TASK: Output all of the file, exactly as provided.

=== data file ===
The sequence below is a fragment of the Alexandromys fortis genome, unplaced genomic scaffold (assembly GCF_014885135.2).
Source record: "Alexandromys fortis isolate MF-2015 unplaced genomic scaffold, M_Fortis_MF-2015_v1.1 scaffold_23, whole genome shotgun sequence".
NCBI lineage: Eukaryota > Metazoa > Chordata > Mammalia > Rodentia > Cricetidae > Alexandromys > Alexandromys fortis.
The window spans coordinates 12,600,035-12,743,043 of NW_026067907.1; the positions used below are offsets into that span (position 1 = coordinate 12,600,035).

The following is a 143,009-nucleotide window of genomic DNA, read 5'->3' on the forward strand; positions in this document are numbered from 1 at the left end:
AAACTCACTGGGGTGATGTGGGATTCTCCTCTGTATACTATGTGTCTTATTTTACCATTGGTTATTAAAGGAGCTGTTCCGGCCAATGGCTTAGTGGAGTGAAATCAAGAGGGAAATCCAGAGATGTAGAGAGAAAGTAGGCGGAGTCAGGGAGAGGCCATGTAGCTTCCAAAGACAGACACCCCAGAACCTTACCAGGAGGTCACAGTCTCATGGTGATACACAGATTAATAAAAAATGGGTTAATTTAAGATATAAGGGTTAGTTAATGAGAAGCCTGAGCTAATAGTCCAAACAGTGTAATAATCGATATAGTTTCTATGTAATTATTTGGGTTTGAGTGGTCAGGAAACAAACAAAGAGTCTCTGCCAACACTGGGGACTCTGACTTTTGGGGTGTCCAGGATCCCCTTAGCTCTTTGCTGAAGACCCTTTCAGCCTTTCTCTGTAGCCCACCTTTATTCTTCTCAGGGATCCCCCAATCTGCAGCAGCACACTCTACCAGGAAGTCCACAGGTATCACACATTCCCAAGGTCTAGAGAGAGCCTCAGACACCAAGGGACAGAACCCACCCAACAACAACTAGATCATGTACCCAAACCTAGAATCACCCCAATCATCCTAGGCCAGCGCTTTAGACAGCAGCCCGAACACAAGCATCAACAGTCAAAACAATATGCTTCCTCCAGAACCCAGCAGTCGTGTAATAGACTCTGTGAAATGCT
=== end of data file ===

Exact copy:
The sequence below is a fragment of the Alexandromys fortis genome, unplaced genomic scaffold (assembly GCF_014885135.2).
Source record: "Alexandromys fortis isolate MF-2015 unplaced genomic scaffold, M_Fortis_MF-2015_v1.1 scaffold_23, whole genome shotgun sequence".
NCBI lineage: Eukaryota > Metazoa > Chordata > Mammalia > Rodentia > Cricetidae > Alexandromys > Alexandromys fortis.
The window spans coordinates 12,600,035-12,743,043 of NW_026067907.1; the positions used below are offsets into that span (position 1 = coordinate 12,600,035).

The following is a 143,009-nucleotide window of genomic DNA, read 5'->3' on the forward strand; positions in this document are numbered from 1 at the left end:
AAACTCACTGGGGTGATGTGGGATTCTCCTCTGTATACTATGTGTCTTATTTTACCATTGGTTATTAAAGGAGCTGTTCCGGCCAATGGCTTAGTGGAGTGAAATCAAGAGGGAAATCCAGAGATGTAGAGAGAAAGTAGGCGGAGTCAGGGAGAGGCCATGTAGCTTCCAAAGACAGACACCCCAGAACCTTACCAGGAGGTCACAGTCTCATGGTGATACACAGATTAATAAAAAATGGGTTAATTTAAGATATAAGGGTTAGTTAATGAGAAGCCTGAGCTAATAGTCCAAACAGTGTAATAATCGATATAGTTTCTATGTAATTATTTGGGTTTGAGTGGTCAGGAAACAAACAAAGAGTCTCTGCCAACACTGGGGACTCTGACTTTTGGGGTGTCCAGGATCCCCTTAGCTCTTTGCTGAAGACCCTTTCAGCCTTTCTCTGTAGCCCACCTTTATTCTTCTCAGGGATCCCCCAATCTGCAGCAGCACACTCTACCAGGAAGTCCACAGGTATCACACATTCCCAAGGTCTAGAGAGAGCCTCAGACACCAAGGGACAGAACCCACCCAACAACAACTAGATCATGTACCCAAACCTAGAATCACCCCAATCATCCTAGGCCAGCGCTTTAGACAGCAGCCCGAACACAAGCATCAACAGTCAAAACAATATGCTTCCTCCAGAACCCAGCAGTCGTGTAATAGACTCTGTGAAATGCT